Be not unlike all others, not austere
As thou art strong, inflexible as steel.
If thou, in strength, all mortals dost exceed,
In uncompassionate anger do not so.

Sams. How cunningly the sorceress displays
Her own transgressions, to upbraid me mine!
That malice, not repentance, brought thee hither,
By this appears: I gave, thou say'st, the example,
I led the way; bitter reproach, but true;
I to myself was false, ere thou to me;
Such pardon, therefore, as I give my folly,
Take to thy wicked deed ; which, when thou
Impartial, self-severe, inexorable, (seest,
Thou wilt renounce thy seeking, and much rather
Confess it feign’d: weakness is thy excuse,
And I believe it, weakness to resist
Philistian gold; if weakness may excuse,
What murderer, what traitor, parricide
Incestuous, sacrilegious, but may plead it?
All wickedness is weakness: that plea, therefore,

With God or man, will gain thee no remission.
But love constrain'd thee: call it furious rage
To satisfy thy lust : love seeks to have love ;
My love how could'st thou hope, who tookst the
To raise in me inexpiable hate,

way
Knowing, as needs I must, by thee betray'd ?
In vain thou strivest to cover shame, with shame,
Or, by evasions, thy crime uncover’st more.

Dal. Since thou determinest weakness for no plea,
In man or woman, though to thy own condemning,
Hear what assaults I had, what snares besides,
What sieges girt me round, ere I consented;
Which might have awed the best-resolved of men,
The constantest, to have yielded without blame.
It was not gold, as to my charge thou lay'st
That wrought with me: thou know'st the magistrates,
And princes of my country, came in person,
Solicited, commanded, threaten'd, urged,
Adjur'd, by all the bonds of civil duty,
And of religion, press'd, how just it was,
How honourable, how glorious, to entrap
A common enemy, who had destroy'd
Such numbers of our nation : and the priest
Was not behind, but ever at my ear,
Preaching, how meritorious with the gods
It would be, to ensnare an irreligious
Dishonourer of Dagon : what had I
To oppose, against such powerful arguments ?
Only my love of thee held long debate,
And combated, in silence, all these reasons,
With hard contest : at length, that grounded maxim,
So rife and celebrated in the mouths
Of wisest men, that to the public good
Private respects must yield, with grave authority,
Took full possession of me, and prevail'd;
Virtue, as I thought, truth, duty, so enjoining.

Sams. I thought where all thy circling wiles would In feigu'd religion, smooth hypocrisy. [end; But had thy love, still odiously pretended, Been, as it ought, sincere, it would have taught thee Far other reasonings, brought forth other deeds. I, before all the daughters of my tribe, And of my nation, chose thee, from among My enemies, loved thee, as too well thou knew'st. Too well; unbosom'd all my secrets to thee, Not out of levity, but overpower'd By thy request, who could deny thee nothing;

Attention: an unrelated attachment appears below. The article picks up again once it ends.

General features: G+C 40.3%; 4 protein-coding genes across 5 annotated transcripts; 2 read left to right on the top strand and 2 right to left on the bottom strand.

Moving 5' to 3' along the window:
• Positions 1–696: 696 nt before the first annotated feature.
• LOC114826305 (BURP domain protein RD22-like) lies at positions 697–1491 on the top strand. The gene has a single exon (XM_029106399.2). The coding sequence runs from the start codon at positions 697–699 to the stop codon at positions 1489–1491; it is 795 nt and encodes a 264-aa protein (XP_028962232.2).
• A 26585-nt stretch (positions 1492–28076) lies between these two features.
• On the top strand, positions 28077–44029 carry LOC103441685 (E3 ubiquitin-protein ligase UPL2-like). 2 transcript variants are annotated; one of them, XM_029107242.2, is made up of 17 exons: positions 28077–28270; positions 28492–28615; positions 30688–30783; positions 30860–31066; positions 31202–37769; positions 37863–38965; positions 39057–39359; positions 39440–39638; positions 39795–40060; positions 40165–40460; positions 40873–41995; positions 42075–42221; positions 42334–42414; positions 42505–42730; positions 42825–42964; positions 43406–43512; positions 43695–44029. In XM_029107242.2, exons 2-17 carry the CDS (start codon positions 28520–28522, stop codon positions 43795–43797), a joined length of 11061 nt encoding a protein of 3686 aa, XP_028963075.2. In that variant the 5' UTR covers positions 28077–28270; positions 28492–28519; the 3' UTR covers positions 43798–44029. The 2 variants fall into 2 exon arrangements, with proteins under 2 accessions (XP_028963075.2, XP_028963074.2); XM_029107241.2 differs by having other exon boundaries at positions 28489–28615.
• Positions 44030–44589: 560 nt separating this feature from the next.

Yet now am judged an enemy. Why then
Didst thou at first receive me for thy husband ;
Then, as since then, thy country's foe profess’d?
Being once a wife, for me thou wast to leave
Parents and country; nor was I their subject,
Nor under their protection, but my own;
Thou mine, not theirs : if aught against my life
Thy country sought of thee, it sought unjustly,
Against the law of nature, law of nations ;
No more thy country, but an impious crew
Of men conspiring to uphold their state,
By worse than hostile deeds, violating the ends
For which our country is a name so dear;
Not therefore to be obey'd. But zeal moved thee;
To please thy gods thou didst it; gods unable
To acquit themselves, and prosecute their foes,
But by ungodly deeds, the contradiction
Of their own deity, gods cannot be ;
Less therefore to be pleased, obey'd, or fear'd.
These false pretexts, and varnish'd colours failing,
Bare in thy guilt, how foul must thou appear!

Dal. In argument with men, a woman ever Goes by the worse, whatever be her cause. [breath ;

Sams. For want of words, no doubt, or lack of Witness when I was worried with thy peals.

Dal. I was a fool, too rash, and quite mistaken In what I thought would have succeeded best. Let me obtain forgiveness of thee, Samson ; Afford me place to show what recompense, Towards thee, I intend, for what I have misdone, Misguided; only what remains past cure Bear not too sensibly, nor still insist To afflict thyself in vain; though sight be lost, Life yet hath many solaces, enjoy'd, Where other senses want not their delights, At home, in leisure, and domestic ease, Exempt from many a care and chance, to which Eyesight exposes daily men abroad. I to the lords will intercede, not doubting Their favourable ear, that I may fetch thee From forth this loathsome prison-house, to abide With me, where

my

redoubled love and care, With nursing diligence, to me glad office, May ever tend about thee, to old age, With all things grateful cheer'd, and so supplied, That what by me thou hast lost, thou least shall miss.

Sams. No, no; of my condition take no care;